A traditional pious legend passed down in the Eastern Church holds that St. Mary Magdalene was bringing cooked eggs to share with the other women at the tomb of Jesus. The eggs in her basket miraculously turned brilliant red when she beheld the Risen Christ. The egg is taken to represent the boulder over the entrance to the tomb of Jesus.
Another common legend talks about St. Mary Magdalene’s role as an evangelist, helping to spread the Gospel. It says that after Jesus’ Ascension, Mary travelled to visit the Emperor Tiberius in Rome and greeted him with: “Christ has risen” [a traditional Orthodox Easter greeting, also adopted by many Christians]; whereupon he pointed to an egg on his table and quipped, “Christ has no more risen than that egg is red.” The egg, it is said, immediately turned blood-red.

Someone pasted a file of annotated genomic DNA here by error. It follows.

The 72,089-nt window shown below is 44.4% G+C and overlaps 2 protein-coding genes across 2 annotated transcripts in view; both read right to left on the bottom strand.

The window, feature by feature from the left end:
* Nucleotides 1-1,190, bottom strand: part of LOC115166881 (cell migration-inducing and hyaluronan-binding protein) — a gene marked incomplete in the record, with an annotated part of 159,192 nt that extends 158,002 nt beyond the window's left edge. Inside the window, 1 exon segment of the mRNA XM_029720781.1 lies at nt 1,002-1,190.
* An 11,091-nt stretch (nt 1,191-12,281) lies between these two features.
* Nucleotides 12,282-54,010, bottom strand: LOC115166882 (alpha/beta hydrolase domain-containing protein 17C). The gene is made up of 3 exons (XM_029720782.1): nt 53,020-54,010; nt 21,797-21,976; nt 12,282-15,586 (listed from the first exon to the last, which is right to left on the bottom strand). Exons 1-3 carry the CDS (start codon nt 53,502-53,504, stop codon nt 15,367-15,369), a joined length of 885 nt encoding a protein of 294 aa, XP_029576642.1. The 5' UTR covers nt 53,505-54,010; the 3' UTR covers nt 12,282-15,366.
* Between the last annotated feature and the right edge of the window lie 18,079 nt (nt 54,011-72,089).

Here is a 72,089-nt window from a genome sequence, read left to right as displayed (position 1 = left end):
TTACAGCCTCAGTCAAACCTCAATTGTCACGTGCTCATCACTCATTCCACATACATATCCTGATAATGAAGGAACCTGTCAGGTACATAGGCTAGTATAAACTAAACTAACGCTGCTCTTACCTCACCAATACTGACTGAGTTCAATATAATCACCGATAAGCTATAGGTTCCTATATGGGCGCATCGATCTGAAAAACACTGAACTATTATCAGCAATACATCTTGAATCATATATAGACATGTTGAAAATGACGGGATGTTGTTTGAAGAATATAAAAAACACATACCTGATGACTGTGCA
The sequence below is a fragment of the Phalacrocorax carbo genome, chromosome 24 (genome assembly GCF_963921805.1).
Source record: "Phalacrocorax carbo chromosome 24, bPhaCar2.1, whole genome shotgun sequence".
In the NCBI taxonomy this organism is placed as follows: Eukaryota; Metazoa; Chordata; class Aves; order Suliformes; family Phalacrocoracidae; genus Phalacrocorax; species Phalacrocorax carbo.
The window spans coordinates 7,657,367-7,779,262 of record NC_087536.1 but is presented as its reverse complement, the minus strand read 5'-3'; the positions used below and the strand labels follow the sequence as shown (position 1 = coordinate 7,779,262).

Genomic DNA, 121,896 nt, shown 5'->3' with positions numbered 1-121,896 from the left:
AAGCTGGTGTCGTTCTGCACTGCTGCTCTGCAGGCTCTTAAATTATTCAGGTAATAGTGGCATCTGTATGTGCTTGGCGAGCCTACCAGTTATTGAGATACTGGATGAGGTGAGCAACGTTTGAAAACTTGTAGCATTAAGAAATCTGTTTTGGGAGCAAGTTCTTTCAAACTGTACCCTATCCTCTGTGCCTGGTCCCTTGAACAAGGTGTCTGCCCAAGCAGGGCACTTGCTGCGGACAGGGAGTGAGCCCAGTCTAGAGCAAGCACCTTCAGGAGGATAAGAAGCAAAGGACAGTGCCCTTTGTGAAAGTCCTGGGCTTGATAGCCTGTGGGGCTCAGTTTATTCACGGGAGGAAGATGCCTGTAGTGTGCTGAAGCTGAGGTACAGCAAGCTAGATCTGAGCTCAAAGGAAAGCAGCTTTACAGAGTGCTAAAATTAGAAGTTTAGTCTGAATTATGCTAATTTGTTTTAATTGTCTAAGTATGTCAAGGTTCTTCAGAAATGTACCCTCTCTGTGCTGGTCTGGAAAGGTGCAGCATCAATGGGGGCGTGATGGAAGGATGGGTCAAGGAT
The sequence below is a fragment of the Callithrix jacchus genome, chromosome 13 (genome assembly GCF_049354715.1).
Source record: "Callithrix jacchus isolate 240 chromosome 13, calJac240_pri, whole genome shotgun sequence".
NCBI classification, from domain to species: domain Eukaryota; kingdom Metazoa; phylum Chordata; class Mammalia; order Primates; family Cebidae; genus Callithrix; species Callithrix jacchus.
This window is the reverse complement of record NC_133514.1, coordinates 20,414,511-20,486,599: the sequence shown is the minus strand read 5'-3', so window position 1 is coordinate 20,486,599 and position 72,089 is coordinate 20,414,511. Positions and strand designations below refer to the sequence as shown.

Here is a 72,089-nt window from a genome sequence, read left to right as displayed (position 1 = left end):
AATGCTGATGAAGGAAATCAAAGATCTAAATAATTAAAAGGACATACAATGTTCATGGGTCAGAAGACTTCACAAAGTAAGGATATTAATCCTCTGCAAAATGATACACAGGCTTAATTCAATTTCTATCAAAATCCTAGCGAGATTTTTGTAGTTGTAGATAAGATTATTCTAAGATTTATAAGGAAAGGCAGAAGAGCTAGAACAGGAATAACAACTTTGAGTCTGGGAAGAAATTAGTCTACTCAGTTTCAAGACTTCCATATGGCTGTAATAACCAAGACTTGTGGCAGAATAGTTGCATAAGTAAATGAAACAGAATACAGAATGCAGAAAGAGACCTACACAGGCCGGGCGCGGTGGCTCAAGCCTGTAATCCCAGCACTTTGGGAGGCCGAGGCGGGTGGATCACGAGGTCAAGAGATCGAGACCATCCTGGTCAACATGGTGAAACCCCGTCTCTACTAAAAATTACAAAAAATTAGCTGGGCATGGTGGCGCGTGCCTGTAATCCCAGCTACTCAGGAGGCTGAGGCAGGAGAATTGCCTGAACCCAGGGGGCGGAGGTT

However, I would like to suggest a different meaning behind this symbolism and one in which yet again a truth is obvious and on show yet has been hidden, as much of Sophia Wisdom [and the role and life of Mary Magdalene and other women] has by the dominant structure of the Christian Church as it stands at present. Mary Magdalene is often pictured holding the egg. The egg stands for several meanings when you know how to read its symbolism. Firstly however, it describes the new way on which power-relations were intended to be seen and lived out in the new future from Jesus Christs life, teachings, death and resurrection; by the new strand of Judaism which became Christianity. When looked at as existing power relations versus alternative ways of perceiving power such as power as affiliation, the egg symbolises a non-destructive view of power, and in psychological terms, a means of advancing ones own development without at the same time having to limit the development of others. In visual terms it is a representation of power as linking. Since the earliest times this concept has been symbolised by the circle or oval; the Goddess’s cosmic egg or great round, rather than by the jaggard lines of a pyramid where gods, or as heads of families or nations, men rule from the top. Long suppressed by androcratic ideology, the secret of transformation expressed by the Chalice was in earlier times seen as the consciousness of our unity and linking with one another and all else in the Universe. The seers and mystics have always expressed this as the transformative power; and earlier Christians called this agape. This is the elemental linking between humans which is a selfless love, for example the divine love of the Great Mother for her human children. It reinforces the elementary principles of human relations by valuing birth and nurturing over killing and exploiting. The feminine principle embodied in the Divine Feminine [which has been suppressed] was the image not only of resurrection or regeneration of death into life, but also of the illumination of human consciousness through divine revelation.